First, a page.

Dermatology Online Journal
Lymphomatoid papulosis in patients with chronic lymphocytic leukemia/small lymphocytic lymphoma: case report and literature review
- Author(s): Cheng, Joyce Y
- Cohen, Phillip R
- et al.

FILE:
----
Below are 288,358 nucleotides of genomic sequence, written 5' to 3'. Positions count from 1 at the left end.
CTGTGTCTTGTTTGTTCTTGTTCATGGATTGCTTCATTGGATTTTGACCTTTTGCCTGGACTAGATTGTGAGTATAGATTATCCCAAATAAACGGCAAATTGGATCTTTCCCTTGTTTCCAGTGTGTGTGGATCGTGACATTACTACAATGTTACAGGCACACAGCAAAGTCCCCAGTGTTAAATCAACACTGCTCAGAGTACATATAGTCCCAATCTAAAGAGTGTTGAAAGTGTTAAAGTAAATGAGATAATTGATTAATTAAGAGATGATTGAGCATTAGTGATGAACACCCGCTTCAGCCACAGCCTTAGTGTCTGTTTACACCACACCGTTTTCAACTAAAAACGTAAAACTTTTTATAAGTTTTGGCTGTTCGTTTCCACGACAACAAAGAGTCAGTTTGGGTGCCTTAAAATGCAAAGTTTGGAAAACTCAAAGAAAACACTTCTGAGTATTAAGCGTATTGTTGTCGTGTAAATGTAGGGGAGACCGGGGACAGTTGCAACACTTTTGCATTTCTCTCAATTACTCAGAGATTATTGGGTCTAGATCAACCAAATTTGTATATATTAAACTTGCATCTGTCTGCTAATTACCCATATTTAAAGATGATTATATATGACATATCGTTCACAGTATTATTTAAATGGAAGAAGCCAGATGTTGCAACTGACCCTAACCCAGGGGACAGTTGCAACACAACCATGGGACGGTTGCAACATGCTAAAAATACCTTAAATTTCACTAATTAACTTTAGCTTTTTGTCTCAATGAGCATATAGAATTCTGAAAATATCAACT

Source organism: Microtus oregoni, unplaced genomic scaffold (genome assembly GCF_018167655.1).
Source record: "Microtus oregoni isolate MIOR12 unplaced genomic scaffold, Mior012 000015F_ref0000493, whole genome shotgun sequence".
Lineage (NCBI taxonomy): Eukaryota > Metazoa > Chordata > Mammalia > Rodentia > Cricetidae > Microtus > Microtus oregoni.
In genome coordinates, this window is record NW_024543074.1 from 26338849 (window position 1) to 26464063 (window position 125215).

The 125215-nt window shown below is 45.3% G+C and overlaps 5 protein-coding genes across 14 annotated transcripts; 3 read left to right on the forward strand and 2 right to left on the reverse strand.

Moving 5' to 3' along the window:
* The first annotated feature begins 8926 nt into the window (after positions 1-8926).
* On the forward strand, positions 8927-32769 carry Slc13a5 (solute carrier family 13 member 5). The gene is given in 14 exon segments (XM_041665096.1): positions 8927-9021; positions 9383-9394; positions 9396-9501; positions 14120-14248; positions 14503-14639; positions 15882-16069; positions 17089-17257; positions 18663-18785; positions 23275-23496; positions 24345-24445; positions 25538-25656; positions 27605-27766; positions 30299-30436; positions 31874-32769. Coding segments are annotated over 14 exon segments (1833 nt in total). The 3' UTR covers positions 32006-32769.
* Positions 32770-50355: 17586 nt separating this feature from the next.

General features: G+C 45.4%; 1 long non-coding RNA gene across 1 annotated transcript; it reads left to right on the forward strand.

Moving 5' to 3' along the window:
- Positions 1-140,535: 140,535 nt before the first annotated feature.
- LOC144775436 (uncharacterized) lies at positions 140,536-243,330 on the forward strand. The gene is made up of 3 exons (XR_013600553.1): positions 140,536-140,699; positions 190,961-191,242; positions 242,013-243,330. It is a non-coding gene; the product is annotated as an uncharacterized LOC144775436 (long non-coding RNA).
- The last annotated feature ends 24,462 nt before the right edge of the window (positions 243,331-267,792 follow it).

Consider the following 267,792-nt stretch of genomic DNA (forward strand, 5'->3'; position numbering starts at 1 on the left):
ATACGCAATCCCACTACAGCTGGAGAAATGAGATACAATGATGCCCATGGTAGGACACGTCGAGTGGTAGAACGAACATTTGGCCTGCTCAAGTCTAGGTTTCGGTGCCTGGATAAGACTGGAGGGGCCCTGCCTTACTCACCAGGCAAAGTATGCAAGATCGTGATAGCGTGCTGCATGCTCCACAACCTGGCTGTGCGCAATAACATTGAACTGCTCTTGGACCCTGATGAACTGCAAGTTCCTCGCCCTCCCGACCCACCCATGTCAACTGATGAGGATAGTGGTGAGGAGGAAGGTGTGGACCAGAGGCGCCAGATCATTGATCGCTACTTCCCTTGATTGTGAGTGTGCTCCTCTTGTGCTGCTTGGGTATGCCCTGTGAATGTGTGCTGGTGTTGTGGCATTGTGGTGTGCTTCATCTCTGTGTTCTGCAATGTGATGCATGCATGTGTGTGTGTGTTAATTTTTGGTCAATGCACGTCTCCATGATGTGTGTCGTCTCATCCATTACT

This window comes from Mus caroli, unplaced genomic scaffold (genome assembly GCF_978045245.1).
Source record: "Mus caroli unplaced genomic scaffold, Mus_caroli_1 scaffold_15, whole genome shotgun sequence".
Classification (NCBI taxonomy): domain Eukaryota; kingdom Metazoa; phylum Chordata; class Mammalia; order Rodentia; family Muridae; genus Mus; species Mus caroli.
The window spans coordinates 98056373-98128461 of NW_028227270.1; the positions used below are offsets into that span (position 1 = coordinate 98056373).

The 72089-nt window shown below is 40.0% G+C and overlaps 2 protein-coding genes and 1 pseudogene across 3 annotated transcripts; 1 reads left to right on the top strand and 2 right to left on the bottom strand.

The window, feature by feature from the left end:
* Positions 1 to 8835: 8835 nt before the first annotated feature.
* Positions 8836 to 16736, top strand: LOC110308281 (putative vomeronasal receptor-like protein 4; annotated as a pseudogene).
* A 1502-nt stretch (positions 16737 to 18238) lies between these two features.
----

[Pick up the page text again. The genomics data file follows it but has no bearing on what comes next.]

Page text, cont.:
Background: Chronic lymphocytic leukemia (CLL) is a B cell lymphoproliferative disorder that characteristically presents in older individuals. Small lymphocytic lymphoma (SLL) occurs when CLL cells infiltrate lymph nodes and other tissues but spare peripheral blood and bone marrow. Lymphomatoid papulosis (LyP) is an indolent cutaneous CD30+ lymphoproliferative disorder characterized by papules and nodules that develop and spontaneously regress over weeks to months. Methods: An 84-year-old man with CLL who developed LyP is described. The features of other patients who concurrently had both of these conditions are reviewed. Results: A man was diagnosed with CLL at age 50 years. At 84 years of age, he presented with red papules on his buttocks, which demonstrated a CD30+ lymphoproliferative disorder on biopsy. Correlation of the lesion history, morphology, and histopathology established the diagnosis of LyP. LyP and CLL/SLL, including in this patient, has only been reported in 11 individuals, to our knowledge. Conclusion: The concurrent expression of LyP and CLL/SLL is rare. Since the conditions derive from different lymphocyte subsets, the concurrent expression may be merely coincidental. However, the development of both conditions in the same individual may provide additional insight into the pathogenesis of these disorders.